N.A., Gateway shaping up for Quad-A shootout
TribLIVE Sports Videos
North Allegheny and Gateway are the top-ranked and highest-scoring teams in WPIAL Class AAAA, and they feature two of the most prolific passers and game-breaking receivers.
If that doesn't promise to make their midseason matchup a shootout, Gateway coach Terry Smith will.
“We might look like West Virginia and Baylor this Friday night,” Smith said, referring to the Mountaineers' 70-63 Big 12 win Saturday. “Both offenses have the capability of putting up a lot of points and yards and moving the ball.”
History indicates otherwise. Their last meeting, in the WPIAL semifinals last fall, ended with North Allegheny pulling off a last-minute, 21-17 victory.
Which is why Tigers coach Art Walker expects the nonconference game to be a defensive struggle.
“I don't think it would come down to anything like a shootout like that,” Walker said. “Both defenses are very good, and both teams have too much talent on the field.”
This game involves two of the three remaining undefeated teams in Quad-A (Upper St. Clair is the other) and the preseason favorites to reach the WPIAL final at Heinz Field.
North Allegheny has decisive victories over Mt. Lebanon and Seneca Valley — both 4-1 — but Gateway has only played one opponent, Hempfield (3-2), with a winning record. The Gators are looking forward to their first challenge of the season.
“It's a great midseason test to see where you are, where you're deficient and proficient, so you can adjust coming down the stretch for the playoffs,” Smith said. “We're excited to play a meaningful game where we truly have to prepare and focus on 100 percent. It's a double-edged sword because it's only an exhibition game.”
The Gators are averaging 49 points per game and 24.7 yards per completion behind Arizona recruit Thomas Woodson, a dual-threat quarterback who has deep threats in junior wideouts Montae Nicholson, Delvon Randall and Ricky Rogers and tight ends Mileak Ford and Jaymar Parrish.
The two-time defending WPIAL champion Tigers, who have won 21 consecutive games against league foes, are scoring 43.2 points per game.
Stephen F. Austin recruit Mack Leftwich is completing 65 percent of his passes for 1,180 yards and has a talented trio of receivers in seniors Brendan Coniker and Gregg Garrity and junior Elijah Zeise.
“You're looking at arguably two of the best quarterbacks in the state going head to head,” Smith said. “Both are veterans, take on leadership, create identity on offense and make decisions at the line of scrimmage. The quarterback that makes the right play call, makes good decisions and protects the football, more than likely is going to be the one whose team will win Friday night.”
North Allegheny has the state's top offensive lineman in senior left tackle Patrick Kugler and a tough running back in Alex DiCiantis.
Gateway also has a talented tailback in Andre Martin and a secondary featuring four Division I prospects in cornerbacks Anthony Davis and Todd Jeter and safeties Nicholson and Randall.
“They're fast all over the field,” Leftwich said. “Their secondary is impressive. They're good, and they know it. We're going to have to play our best game so far this season if we want to win.”
Kevin Gorman is a staff writer for Trib Total Media. He can be reached at email@example.com.
Show commenting policy
TribLive commenting policy
You are solely responsible for your comments and by using TribLive.com you agree to our Terms of Service.
We moderate comments. Our goal is to provide substantive commentary for a general readership. By screening submissions, we provide a space where readers can share intelligent and informed commentary that enhances the quality of our news and information.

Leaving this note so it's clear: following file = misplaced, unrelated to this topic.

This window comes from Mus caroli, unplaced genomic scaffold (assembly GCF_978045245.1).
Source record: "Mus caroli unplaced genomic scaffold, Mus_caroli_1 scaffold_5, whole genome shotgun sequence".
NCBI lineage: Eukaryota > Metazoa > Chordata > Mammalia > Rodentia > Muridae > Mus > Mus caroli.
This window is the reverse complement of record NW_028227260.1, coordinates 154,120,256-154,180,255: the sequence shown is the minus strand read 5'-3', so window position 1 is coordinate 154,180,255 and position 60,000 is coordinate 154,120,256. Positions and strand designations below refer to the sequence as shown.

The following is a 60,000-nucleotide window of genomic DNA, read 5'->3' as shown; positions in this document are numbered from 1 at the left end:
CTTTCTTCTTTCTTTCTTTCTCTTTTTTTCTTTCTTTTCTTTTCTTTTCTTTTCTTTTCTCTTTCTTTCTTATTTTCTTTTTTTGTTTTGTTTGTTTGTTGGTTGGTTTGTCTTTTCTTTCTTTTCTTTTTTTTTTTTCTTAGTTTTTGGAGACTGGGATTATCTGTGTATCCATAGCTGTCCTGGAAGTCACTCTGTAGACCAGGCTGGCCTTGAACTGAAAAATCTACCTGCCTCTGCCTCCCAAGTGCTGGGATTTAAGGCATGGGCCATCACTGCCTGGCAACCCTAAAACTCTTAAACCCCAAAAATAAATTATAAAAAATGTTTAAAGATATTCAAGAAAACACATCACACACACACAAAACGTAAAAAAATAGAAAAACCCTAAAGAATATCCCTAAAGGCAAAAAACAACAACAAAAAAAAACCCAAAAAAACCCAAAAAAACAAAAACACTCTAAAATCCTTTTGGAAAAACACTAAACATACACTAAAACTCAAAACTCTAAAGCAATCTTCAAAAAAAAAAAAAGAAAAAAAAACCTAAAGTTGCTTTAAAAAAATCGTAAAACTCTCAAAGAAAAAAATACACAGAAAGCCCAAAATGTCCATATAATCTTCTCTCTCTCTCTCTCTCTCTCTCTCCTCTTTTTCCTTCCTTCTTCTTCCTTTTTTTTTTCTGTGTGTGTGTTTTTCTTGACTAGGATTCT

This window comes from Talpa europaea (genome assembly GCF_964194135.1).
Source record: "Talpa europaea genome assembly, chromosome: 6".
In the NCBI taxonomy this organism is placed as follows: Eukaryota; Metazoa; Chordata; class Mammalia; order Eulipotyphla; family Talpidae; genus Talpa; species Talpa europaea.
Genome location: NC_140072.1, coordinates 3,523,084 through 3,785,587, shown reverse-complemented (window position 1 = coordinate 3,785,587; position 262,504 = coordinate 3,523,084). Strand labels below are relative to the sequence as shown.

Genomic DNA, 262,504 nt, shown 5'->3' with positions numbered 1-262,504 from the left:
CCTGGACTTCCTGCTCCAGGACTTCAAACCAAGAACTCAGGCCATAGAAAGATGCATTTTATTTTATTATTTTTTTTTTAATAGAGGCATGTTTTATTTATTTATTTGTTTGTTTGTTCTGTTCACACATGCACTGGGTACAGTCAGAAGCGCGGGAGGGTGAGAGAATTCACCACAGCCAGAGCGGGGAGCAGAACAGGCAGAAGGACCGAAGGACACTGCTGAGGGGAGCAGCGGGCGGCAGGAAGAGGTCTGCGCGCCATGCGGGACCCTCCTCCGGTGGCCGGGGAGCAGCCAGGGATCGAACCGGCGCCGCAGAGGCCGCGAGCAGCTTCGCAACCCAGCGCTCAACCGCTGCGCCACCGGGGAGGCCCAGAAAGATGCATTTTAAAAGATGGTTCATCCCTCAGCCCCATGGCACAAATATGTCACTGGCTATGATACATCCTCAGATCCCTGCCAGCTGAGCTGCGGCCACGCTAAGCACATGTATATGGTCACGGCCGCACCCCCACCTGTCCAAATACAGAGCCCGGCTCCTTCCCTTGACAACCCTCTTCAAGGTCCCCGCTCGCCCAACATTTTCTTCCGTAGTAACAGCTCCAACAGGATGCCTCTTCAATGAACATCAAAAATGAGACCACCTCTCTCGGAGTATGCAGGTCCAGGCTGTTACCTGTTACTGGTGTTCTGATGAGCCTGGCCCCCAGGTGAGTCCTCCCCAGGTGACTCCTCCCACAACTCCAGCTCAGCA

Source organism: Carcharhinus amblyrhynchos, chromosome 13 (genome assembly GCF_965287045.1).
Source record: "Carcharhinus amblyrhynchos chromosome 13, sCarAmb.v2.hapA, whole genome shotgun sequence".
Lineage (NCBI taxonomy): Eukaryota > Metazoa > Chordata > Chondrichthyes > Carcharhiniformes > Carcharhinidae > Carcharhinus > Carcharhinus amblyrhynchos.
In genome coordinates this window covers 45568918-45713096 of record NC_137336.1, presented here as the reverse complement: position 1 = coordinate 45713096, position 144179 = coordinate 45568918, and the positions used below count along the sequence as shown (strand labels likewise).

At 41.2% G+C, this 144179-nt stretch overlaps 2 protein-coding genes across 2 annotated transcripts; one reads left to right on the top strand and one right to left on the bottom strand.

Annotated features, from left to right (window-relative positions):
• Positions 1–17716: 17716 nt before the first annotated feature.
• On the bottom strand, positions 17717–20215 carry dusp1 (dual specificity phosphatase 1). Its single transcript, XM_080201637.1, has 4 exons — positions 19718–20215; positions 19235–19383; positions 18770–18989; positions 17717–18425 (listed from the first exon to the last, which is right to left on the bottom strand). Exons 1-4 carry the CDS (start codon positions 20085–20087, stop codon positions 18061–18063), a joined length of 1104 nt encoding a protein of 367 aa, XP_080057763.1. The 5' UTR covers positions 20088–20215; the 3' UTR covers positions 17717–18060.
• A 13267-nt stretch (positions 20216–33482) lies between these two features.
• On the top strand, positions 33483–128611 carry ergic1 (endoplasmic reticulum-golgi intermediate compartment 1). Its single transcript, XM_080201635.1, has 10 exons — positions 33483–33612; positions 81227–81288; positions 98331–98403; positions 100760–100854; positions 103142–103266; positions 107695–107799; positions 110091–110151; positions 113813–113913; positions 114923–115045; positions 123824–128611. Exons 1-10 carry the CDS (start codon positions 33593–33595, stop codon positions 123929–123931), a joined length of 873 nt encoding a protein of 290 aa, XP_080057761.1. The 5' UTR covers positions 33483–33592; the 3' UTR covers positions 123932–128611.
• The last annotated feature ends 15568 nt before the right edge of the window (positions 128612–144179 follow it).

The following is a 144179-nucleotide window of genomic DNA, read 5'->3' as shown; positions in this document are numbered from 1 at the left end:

While most comments will be posted if they are on-topic and not abusive, moderating decisions are subjective. We will make them as carefully and consistently as we can. Because of the volume of reader comments, we cannot review individual moderation decisions with readers.
We value thoughtful comments representing a range of views that make their point quickly and politely. We make an effort to protect discussions from repeated comments either by the same reader or different readers.
We follow the same standards for taste as the daily newspaper. A few things we won't tolerate: personal attacks, obscenity, vulgarity, profanity (including expletives and letters followed by dashes), commercial promotion, impersonations, incoherence, proselytizing and SHOUTING. Don't include URLs to Web sites.
We do not edit comments. They are either approved or deleted. We reserve the right to edit a comment that is quoted or excerpted in an article. In this case, we may fix spelling and punctuation.
We welcome strong opinions and criticism of our work, but we don't want comments to become bogged down with discussions of our policies and we will moderate accordingly.
We appreciate it when readers and people quoted in articles or blog posts point out errors of fact or emphasis and will investigate all assertions. But these suggestions should be sent via e-mail. To avoid distracting other readers, we won't publish comments that suggest a correction. Instead, corrections will be made in a blog post or in an article.
- NYC public schools to close on 2 major Muslim holidays
- Penguins forwards struggle in loss to Avalanche
- Weather causing minor problems in Armstrong
- Agent: Polamalu undecided whether to play in 2015
- Starkey: In defense of Mel Kiper Jr.
- Changes on way to table
- Driver in crash sues ambulance driver, New Kensington
- Spirit Airlines puts Chicago on its flight path
- Wolf’s Pa. budget plan seen as having almost no chance
- Cleveland district, including Pittsburgh, shows moderate economic growth in latest Beige Book report from Fed
- Stravinsky’s ‘Firebird Suite’ soars high for Pittsburgh Symphony Orchestra